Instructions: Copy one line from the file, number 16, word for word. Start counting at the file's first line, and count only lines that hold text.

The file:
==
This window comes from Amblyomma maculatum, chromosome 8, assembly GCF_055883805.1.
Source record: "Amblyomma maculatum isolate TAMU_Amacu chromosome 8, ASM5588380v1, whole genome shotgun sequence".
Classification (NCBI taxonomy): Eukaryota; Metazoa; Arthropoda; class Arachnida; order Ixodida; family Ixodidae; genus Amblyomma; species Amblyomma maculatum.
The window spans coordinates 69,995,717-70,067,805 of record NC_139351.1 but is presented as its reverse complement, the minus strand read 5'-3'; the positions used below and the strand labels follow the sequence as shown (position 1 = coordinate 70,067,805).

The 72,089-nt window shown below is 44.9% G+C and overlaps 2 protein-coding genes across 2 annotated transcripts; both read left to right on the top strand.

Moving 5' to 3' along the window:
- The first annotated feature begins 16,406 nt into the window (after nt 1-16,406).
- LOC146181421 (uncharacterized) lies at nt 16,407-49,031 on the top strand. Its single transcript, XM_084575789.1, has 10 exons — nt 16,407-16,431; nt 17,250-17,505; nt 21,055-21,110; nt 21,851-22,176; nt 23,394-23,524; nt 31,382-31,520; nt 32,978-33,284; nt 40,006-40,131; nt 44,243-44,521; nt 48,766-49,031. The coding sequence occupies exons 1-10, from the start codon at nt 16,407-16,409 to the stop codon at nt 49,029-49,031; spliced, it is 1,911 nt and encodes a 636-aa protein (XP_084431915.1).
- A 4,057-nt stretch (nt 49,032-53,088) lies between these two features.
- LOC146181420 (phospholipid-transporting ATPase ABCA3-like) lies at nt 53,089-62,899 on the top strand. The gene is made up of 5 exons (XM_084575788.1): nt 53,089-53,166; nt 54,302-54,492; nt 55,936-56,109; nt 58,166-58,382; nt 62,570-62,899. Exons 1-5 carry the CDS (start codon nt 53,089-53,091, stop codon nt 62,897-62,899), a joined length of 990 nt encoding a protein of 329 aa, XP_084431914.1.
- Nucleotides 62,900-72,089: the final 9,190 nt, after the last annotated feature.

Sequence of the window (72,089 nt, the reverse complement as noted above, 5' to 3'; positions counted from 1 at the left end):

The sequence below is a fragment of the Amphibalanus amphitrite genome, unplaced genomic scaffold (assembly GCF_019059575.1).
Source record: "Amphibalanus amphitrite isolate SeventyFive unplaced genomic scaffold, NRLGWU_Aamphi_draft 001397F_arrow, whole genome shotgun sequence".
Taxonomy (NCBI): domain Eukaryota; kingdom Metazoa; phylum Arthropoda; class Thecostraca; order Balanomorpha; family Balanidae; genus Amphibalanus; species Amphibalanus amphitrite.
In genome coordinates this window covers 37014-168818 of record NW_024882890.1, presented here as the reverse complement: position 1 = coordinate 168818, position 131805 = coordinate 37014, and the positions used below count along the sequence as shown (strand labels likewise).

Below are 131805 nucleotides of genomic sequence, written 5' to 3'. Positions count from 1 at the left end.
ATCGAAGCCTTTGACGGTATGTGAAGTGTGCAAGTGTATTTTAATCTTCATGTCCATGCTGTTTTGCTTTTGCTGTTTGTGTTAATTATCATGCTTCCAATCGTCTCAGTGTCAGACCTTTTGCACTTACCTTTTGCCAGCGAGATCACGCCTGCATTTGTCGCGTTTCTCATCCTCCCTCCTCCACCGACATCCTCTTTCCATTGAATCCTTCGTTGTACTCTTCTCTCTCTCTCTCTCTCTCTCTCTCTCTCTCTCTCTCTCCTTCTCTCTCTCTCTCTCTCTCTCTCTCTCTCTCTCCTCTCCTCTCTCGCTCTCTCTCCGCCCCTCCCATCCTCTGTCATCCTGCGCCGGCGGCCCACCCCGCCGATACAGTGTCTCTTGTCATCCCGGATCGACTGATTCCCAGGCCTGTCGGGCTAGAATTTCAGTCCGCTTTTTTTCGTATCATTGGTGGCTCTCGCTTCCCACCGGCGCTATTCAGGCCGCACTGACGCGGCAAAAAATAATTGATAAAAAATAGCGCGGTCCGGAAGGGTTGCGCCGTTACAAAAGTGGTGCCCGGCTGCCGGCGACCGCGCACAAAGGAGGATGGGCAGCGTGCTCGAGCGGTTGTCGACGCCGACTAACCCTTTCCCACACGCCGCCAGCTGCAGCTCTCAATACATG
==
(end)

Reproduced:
In genome coordinates this window covers 37014-168818 of record NW_024882890.1, presented here as the reverse complement: position 1 = coordinate 168818, position 131805 = coordinate 37014, and the positions used below count along the sequence as shown (strand labels likewise).